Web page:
London’s cycling cafés herald the lifestyle the continent takes for granted


Barry Sandland/TIMB – The growth of cycling cafés in the UK celebrates the return of cycling to the country –  part of the city’s transport consciousness.

I  look at the developing cycling café culture in the UK with both admiration and amusement. I mean, I Iive in Belgium and I cannot imagine a café that is not for cyclists. Head out on a Sunday and you can spot carbon fibre and aluminium frames, electrics, mountain bikes, Dutch standups, and city hybrids stacked outside the café windows, cyclists decked out in anything from spandex to blue jeans, all enjoying some refreshment before heading on.

The UK cafés have become a phenomena, with the Guardian featuring the London range. As for those further abroad, there are dozens of similar cafes across the country.

My local cafe has a dozen bikes outside their doors every day. On weekends, a sponsored club is often in the bar in a post-ride mode.

The idea that cyclists would focus on those identified as ‘cycling friendly’ would mean cafés almost overrun wth two wheels and their attached cyclists. There are so many cyclists, we simply go to our favourite haven.

And yet, head to Google and type in ‘cycling cafe Belgium’ and check the map return. A mere handful appear. That idea of a café that is dedicated to cycling is far harder to find, but they are coming. A few more open every year – nothing on par with London, yet.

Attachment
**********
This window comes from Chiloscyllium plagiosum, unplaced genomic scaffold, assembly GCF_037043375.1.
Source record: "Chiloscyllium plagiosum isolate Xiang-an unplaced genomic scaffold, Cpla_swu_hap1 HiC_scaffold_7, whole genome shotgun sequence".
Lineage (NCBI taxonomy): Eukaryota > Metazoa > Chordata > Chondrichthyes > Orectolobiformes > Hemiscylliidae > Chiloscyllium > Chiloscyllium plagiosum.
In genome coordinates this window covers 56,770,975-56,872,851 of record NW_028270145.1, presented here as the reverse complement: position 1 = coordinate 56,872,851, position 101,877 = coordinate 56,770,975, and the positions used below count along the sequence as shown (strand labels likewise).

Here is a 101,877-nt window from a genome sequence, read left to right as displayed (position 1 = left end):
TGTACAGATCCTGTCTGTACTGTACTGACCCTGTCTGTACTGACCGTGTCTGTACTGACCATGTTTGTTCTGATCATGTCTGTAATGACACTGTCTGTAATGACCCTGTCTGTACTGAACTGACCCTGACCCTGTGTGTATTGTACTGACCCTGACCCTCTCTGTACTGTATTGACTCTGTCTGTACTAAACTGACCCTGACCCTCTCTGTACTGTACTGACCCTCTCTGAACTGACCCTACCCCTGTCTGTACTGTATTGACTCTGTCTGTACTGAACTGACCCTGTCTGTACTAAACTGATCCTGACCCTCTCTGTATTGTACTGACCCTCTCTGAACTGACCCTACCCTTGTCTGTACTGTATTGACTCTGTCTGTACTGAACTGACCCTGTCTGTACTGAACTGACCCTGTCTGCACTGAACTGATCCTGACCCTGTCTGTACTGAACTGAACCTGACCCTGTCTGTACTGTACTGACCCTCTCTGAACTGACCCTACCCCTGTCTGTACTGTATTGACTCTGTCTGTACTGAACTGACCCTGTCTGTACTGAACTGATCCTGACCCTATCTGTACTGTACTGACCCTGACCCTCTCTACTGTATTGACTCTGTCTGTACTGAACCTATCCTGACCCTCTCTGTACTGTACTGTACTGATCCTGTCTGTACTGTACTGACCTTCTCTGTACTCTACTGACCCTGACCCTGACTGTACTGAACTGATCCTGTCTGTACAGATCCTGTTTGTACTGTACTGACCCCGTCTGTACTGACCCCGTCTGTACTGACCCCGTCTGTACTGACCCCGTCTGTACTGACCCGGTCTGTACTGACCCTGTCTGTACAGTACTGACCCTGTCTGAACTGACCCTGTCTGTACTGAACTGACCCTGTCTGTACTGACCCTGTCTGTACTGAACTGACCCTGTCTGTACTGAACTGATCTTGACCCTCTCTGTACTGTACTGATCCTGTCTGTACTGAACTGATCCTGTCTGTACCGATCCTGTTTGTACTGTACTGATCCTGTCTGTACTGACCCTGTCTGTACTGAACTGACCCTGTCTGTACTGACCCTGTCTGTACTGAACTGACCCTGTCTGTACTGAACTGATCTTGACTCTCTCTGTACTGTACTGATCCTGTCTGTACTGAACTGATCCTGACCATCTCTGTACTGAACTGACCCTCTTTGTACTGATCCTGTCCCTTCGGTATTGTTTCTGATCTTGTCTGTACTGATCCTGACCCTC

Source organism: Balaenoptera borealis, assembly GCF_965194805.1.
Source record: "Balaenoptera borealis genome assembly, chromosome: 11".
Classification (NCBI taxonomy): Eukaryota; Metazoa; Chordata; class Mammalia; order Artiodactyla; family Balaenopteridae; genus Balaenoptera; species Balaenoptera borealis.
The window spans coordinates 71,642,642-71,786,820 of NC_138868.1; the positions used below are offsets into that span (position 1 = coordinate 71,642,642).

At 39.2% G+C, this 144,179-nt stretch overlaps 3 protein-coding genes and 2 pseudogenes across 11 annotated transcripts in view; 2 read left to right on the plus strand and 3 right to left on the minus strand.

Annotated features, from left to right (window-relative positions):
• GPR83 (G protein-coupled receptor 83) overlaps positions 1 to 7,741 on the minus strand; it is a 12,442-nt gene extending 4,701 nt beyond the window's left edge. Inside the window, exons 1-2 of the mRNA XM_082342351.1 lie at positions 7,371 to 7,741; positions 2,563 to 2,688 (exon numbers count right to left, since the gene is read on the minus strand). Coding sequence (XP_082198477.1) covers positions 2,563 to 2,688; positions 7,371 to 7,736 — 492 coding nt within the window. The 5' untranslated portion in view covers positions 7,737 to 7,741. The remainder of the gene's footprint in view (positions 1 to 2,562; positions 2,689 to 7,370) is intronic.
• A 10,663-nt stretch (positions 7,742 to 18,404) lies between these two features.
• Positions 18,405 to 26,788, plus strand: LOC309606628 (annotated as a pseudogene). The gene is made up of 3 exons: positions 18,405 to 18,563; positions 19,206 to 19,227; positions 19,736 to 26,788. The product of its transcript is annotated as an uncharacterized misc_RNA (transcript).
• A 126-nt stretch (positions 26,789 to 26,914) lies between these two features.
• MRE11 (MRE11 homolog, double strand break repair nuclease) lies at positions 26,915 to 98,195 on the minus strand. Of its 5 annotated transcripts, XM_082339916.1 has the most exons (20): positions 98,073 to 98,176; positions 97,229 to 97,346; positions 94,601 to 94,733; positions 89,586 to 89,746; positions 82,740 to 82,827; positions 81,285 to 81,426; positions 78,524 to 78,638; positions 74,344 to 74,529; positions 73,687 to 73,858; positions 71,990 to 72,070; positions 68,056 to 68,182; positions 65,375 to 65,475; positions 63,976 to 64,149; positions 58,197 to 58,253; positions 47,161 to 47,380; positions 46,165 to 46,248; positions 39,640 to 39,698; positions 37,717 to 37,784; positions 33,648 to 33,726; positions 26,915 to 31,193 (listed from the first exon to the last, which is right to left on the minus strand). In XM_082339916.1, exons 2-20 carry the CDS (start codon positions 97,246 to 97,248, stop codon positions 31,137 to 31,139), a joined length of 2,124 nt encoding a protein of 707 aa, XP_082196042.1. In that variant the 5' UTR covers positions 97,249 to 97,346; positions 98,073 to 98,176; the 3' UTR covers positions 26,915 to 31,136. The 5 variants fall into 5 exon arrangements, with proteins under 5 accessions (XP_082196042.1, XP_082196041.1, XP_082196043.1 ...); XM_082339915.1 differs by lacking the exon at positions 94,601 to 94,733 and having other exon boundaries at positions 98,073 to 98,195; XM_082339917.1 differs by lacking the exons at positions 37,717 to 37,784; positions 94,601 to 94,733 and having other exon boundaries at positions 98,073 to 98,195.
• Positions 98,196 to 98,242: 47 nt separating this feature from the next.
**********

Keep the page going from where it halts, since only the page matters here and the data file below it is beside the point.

London has become become addicted to the new trend. Cycling cafés are like the reincarnation of the wine bars of the eighties. They are appearing everywhere.

OK, calling them wine bars is slightly disparaging. Sorry.

The cafés celebrate the developing cycling culture in the UK that has taken hold in most major cities. London has seen massive changes in the past few decades, doubling the number of cyclists on the roads and threatening to have more bikes than cars moving on the streets during rush hours.

The cafés offer a location, a destination, where cyclists will be welcomed for the fervour, not mocked for their dress, nor teased for their non-motorised decisions. And, if you are slightly less bothered by the negative connotations given by the cycling, then it is just a fun way to celebrate your cycling allegiance.

Meanwhile, for us over here in Belgium, we are going to ride the bike to any and every café, lean our bikes on the walls, and get a coffee.

Regardless, next time  get into London,  I will be part of the growing masses who will visit a cycling café – and hopefully advance the awareness of cycling even further into the city’s consciousness.

When in London, do the as the cyclists do and head to a cycling café. There are a few in London now. Places and spaces for fixies and carbon fibre components, all to be watched while consuming cappuccino and cake.


Barry Sandland/TIMB - Interior of Look mum ni hands cycling café

©Barry Sandland/TIMB – From mugs to bikes, cycling cafés and their necessary accessories

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